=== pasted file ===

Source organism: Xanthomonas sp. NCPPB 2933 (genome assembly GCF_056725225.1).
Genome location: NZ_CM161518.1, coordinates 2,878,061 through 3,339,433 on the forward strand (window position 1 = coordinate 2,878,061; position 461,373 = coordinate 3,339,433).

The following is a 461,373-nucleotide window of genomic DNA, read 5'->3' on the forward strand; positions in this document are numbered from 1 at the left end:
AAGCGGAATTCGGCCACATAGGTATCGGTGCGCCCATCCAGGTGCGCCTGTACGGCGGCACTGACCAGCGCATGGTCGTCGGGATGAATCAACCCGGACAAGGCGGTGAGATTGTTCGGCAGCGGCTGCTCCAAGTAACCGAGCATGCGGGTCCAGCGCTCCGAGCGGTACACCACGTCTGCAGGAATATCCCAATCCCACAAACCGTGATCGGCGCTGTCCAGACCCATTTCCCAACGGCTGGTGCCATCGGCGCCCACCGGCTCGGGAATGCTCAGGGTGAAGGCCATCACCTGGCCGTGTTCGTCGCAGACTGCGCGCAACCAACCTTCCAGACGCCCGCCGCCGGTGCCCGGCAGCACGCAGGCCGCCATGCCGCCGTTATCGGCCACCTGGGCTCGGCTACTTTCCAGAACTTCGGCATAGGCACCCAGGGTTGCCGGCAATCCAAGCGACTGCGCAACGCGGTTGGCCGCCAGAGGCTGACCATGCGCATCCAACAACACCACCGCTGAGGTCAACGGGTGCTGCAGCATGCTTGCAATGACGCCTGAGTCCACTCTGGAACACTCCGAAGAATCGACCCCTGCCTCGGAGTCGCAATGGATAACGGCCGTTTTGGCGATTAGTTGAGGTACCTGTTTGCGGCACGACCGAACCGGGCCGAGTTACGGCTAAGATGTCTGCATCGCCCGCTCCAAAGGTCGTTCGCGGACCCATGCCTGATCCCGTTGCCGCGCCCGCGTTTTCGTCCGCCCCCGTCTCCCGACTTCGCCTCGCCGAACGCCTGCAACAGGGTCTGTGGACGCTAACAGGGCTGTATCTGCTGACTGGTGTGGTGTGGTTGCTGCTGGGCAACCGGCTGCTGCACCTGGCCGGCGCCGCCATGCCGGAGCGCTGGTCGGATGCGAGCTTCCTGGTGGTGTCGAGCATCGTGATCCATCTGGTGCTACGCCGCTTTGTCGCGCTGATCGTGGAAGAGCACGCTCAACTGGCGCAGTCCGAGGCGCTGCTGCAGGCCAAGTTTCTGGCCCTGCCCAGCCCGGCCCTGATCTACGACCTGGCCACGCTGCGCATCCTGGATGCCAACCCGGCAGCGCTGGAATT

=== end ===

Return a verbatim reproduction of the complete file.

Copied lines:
Source organism: Xanthomonas sp. NCPPB 2933 (genome assembly GCF_056725225.1).
Genome location: NZ_CM161518.1, coordinates 2,878,061 through 3,339,433 on the forward strand (window position 1 = coordinate 2,878,061; position 461,373 = coordinate 3,339,433).

The following is a 461,373-nucleotide window of genomic DNA, read 5'->3' on the forward strand; positions in this document are numbered from 1 at the left end:
AAGCGGAATTCGGCCACATAGGTATCGGTGCGCCCATCCAGGTGCGCCTGTACGGCGGCACTGACCAGCGCATGGTCGTCGGGATGAATCAACCCGGACAAGGCGGTGAGATTGTTCGGCAGCGGCTGCTCCAAGTAACCGAGCATGCGGGTCCAGCGCTCCGAGCGGTACACCACGTCTGCAGGAATATCCCAATCCCACAAACCGTGATCGGCGCTGTCCAGACCCATTTCCCAACGGCTGGTGCCATCGGCGCCCACCGGCTCGGGAATGCTCAGGGTGAAGGCCATCACCTGGCCGTGTTCGTCGCAGACTGCGCGCAACCAACCTTCCAGACGCCCGCCGCCGGTGCCCGGCAGCACGCAGGCCGCCATGCCGCCGTTATCGGCCACCTGGGCTCGGCTACTTTCCAGAACTTCGGCATAGGCACCCAGGGTTGCCGGCAATCCAAGCGACTGCGCAACGCGGTTGGCCGCCAGAGGCTGACCATGCGCATCCAACAACACCACCGCTGAGGTCAACGGGTGCTGCAGCATGCTTGCAATGACGCCTGAGTCCACTCTGGAACACTCCGAAGAATCGACCCCTGCCTCGGAGTCGCAATGGATAACGGCCGTTTTGGCGATTAGTTGAGGTACCTGTTTGCGGCACGACCGAACCGGGCCGAGTTACGGCTAAGATGTCTGCATCGCCCGCTCCAAAGGTCGTTCGCGGACCCATGCCTGATCCCGTTGCCGCGCCCGCGTTTTCGTCCGCCCCCGTCTCCCGACTTCGCCTCGCCGAACGCCTGCAACAGGGTCTGTGGACGCTAACAGGGCTGTATCTGCTGACTGGTGTGGTGTGGTTGCTGCTGGGCAACCGGCTGCTGCACCTGGCCGGCGCCGCCATGCCGGAGCGCTGGTCGGATGCGAGCTTCCTGGTGGTGTCGAGCATCGTGATCCATCTGGTGCTACGCCGCTTTGTCGCGCTGATCGTGGAAGAGCACGCTCAACTGGCGCAGTCCGAGGCGCTGCTGCAGGCCAAGTTTCTGGCCCTGCCCAGCCCGGCCCTGATCTACGACCTGGCCACGCTGCGCATCCTGGATGCCAACCCGGCAGCGCTGGAATT